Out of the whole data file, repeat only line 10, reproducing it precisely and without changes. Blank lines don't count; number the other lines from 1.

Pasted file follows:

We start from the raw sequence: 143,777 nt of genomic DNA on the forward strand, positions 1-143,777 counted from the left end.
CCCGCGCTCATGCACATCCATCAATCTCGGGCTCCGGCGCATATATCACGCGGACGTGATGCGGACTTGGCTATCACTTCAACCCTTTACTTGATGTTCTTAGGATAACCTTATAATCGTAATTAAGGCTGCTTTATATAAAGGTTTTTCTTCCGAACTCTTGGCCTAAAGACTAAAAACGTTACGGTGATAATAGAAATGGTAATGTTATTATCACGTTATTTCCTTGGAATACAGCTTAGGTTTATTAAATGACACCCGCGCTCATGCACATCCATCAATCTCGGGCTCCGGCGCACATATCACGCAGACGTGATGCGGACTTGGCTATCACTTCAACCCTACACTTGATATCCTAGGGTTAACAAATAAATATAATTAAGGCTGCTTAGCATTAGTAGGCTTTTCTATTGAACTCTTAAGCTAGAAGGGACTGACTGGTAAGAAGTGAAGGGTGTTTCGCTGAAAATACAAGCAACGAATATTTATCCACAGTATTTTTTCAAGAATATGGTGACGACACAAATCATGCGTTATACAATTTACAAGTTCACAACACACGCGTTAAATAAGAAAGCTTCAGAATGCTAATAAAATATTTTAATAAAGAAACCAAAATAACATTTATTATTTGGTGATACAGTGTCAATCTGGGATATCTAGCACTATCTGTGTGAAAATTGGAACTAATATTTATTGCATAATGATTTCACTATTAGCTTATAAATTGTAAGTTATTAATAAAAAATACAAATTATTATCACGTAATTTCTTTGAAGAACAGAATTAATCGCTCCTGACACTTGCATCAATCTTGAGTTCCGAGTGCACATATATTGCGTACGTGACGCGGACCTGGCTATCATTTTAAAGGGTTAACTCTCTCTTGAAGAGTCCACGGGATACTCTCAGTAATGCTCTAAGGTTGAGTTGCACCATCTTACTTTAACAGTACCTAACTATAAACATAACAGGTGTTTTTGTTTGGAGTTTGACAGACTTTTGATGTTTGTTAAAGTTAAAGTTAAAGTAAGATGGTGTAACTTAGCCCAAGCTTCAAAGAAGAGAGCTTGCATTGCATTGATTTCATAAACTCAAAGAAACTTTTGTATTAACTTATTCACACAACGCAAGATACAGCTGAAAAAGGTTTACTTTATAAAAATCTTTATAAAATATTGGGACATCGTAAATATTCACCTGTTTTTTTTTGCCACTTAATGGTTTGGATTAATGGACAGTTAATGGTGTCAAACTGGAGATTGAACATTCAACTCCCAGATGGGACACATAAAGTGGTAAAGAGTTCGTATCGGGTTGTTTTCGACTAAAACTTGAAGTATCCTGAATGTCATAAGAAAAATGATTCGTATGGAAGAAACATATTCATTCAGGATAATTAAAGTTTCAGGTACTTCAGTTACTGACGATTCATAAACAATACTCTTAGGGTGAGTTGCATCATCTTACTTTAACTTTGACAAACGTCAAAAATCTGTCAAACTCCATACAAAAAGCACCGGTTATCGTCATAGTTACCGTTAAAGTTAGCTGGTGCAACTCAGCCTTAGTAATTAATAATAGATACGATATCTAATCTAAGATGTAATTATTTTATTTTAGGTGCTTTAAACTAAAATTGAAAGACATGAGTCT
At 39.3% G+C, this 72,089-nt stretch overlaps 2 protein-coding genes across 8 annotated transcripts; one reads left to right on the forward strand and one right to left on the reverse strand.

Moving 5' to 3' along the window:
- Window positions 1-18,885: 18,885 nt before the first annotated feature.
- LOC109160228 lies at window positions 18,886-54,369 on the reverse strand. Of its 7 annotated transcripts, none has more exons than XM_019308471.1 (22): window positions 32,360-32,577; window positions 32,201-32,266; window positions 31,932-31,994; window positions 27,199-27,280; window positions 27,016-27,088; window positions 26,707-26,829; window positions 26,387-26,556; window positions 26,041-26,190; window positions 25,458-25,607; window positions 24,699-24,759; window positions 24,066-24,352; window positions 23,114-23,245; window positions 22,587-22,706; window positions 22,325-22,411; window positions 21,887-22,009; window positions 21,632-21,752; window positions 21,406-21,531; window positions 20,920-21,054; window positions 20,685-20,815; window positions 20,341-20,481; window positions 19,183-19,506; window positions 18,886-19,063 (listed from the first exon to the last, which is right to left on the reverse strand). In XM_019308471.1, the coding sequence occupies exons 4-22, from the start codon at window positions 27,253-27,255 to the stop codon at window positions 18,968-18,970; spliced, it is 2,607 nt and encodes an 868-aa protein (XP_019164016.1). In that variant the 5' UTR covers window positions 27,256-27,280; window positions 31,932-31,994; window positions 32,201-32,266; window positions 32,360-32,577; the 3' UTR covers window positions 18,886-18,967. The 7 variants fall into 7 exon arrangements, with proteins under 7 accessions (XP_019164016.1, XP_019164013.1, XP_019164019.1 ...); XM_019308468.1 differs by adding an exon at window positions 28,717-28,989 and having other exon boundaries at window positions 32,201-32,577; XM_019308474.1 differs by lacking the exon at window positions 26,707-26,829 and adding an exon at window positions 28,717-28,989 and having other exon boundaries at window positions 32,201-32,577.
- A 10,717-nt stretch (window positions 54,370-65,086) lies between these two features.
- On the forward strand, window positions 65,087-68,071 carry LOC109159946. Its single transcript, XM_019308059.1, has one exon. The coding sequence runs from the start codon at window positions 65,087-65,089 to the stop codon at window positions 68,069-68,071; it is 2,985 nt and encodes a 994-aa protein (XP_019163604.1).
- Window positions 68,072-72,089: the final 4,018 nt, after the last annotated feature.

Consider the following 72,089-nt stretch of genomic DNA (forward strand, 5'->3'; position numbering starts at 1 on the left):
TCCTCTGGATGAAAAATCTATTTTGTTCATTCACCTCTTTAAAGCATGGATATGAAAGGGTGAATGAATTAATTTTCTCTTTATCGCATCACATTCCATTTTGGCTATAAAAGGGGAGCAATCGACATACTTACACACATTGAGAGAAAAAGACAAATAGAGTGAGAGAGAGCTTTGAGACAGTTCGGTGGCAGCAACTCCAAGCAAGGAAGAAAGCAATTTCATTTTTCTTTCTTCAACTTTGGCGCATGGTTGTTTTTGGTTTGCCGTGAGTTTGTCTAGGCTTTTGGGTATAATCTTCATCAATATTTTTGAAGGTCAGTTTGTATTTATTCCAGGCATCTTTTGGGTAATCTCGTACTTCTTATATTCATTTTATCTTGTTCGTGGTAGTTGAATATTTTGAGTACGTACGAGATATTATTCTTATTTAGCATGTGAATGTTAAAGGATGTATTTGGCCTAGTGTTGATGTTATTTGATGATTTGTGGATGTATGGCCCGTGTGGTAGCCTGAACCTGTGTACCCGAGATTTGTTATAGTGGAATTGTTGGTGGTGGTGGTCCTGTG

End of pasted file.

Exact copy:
Consider the following 72,089-nt stretch of genomic DNA (forward strand, 5'->3'; position numbering starts at 1 on the left):